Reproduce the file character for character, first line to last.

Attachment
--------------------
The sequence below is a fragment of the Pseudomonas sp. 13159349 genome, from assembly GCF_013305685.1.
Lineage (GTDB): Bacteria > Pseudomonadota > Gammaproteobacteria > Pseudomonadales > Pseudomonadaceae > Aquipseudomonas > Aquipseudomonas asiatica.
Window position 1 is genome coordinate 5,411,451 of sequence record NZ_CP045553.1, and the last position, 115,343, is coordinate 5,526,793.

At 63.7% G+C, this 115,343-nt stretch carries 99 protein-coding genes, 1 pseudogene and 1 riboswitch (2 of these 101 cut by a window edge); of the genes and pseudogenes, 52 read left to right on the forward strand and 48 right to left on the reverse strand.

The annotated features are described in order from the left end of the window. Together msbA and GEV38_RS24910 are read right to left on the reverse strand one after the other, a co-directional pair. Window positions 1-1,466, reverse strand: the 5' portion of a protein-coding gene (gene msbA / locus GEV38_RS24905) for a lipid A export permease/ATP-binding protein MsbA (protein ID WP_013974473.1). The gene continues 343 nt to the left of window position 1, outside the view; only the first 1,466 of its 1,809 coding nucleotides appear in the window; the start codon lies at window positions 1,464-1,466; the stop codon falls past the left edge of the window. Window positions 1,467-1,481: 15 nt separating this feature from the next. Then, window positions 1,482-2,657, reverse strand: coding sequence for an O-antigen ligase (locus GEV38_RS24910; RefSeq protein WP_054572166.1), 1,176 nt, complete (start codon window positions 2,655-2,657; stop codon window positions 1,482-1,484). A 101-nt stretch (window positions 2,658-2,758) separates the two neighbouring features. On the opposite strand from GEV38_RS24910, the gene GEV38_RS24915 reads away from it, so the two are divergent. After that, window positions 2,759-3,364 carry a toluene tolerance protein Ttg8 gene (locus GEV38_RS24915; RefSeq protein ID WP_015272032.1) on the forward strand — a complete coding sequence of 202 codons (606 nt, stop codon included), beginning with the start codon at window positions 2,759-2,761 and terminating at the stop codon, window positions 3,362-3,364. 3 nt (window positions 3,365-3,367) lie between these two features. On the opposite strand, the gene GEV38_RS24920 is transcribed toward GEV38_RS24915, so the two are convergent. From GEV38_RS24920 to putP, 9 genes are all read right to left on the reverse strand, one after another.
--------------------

The sequence below is a fragment of the Pseudomonas sp. 13159349 genome, from assembly GCF_013305685.1.
Lineage (GTDB): Bacteria > Pseudomonadota > Gammaproteobacteria > Pseudomonadales > Pseudomonadaceae > Aquipseudomonas > Aquipseudomonas asiatica.
Window position 1 is genome coordinate 5,411,451 of sequence record NZ_CP045553.1, and the last position, 115,343, is coordinate 5,526,793.

At 63.7% G+C, this 115,343-nt stretch carries 99 protein-coding genes, 1 pseudogene and 1 riboswitch (2 of these 101 cut by a window edge); of the genes and pseudogenes, 52 read left to right on the forward strand and 48 right to left on the reverse strand.

The annotated features are described in order from the left end of the window. Together msbA and GEV38_RS24910 are read right to left on the reverse strand one after the other, a co-directional pair. Window positions 1-1,466, reverse strand: the 5' portion of a protein-coding gene (gene msbA / locus GEV38_RS24905) for a lipid A export permease/ATP-binding protein MsbA (protein ID WP_013974473.1). The gene continues 343 nt to the left of window position 1, outside the view; only the first 1,466 of its 1,809 coding nucleotides appear in the window; the start codon lies at window positions 1,464-1,466; the stop codon falls past the left edge of the window. Window positions 1,467-1,481: 15 nt separating this feature from the next. Then, window positions 1,482-2,657, reverse strand: coding sequence for an O-antigen ligase (locus GEV38_RS24910; RefSeq protein WP_054572166.1), 1,176 nt, complete (start codon window positions 2,655-2,657; stop codon window positions 1,482-1,484). A 101-nt stretch (window positions 2,658-2,758) separates the two neighbouring features. On the opposite strand from GEV38_RS24910, the gene GEV38_RS24915 reads away from it, so the two are divergent. After that, window positions 2,759-3,364 carry a toluene tolerance protein Ttg8 gene (locus GEV38_RS24915; RefSeq protein ID WP_015272032.1) on the forward strand — a complete coding sequence of 202 codons (606 nt, stop codon included), beginning with the start codon at window positions 2,759-2,761 and terminating at the stop codon, window positions 3,362-3,364. 3 nt (window positions 3,365-3,367) lie between these two features. On the opposite strand, the gene GEV38_RS24920 is transcribed toward GEV38_RS24915, so the two are convergent. From GEV38_RS24920 to putP, 9 genes are all read right to left on the reverse strand, one after another.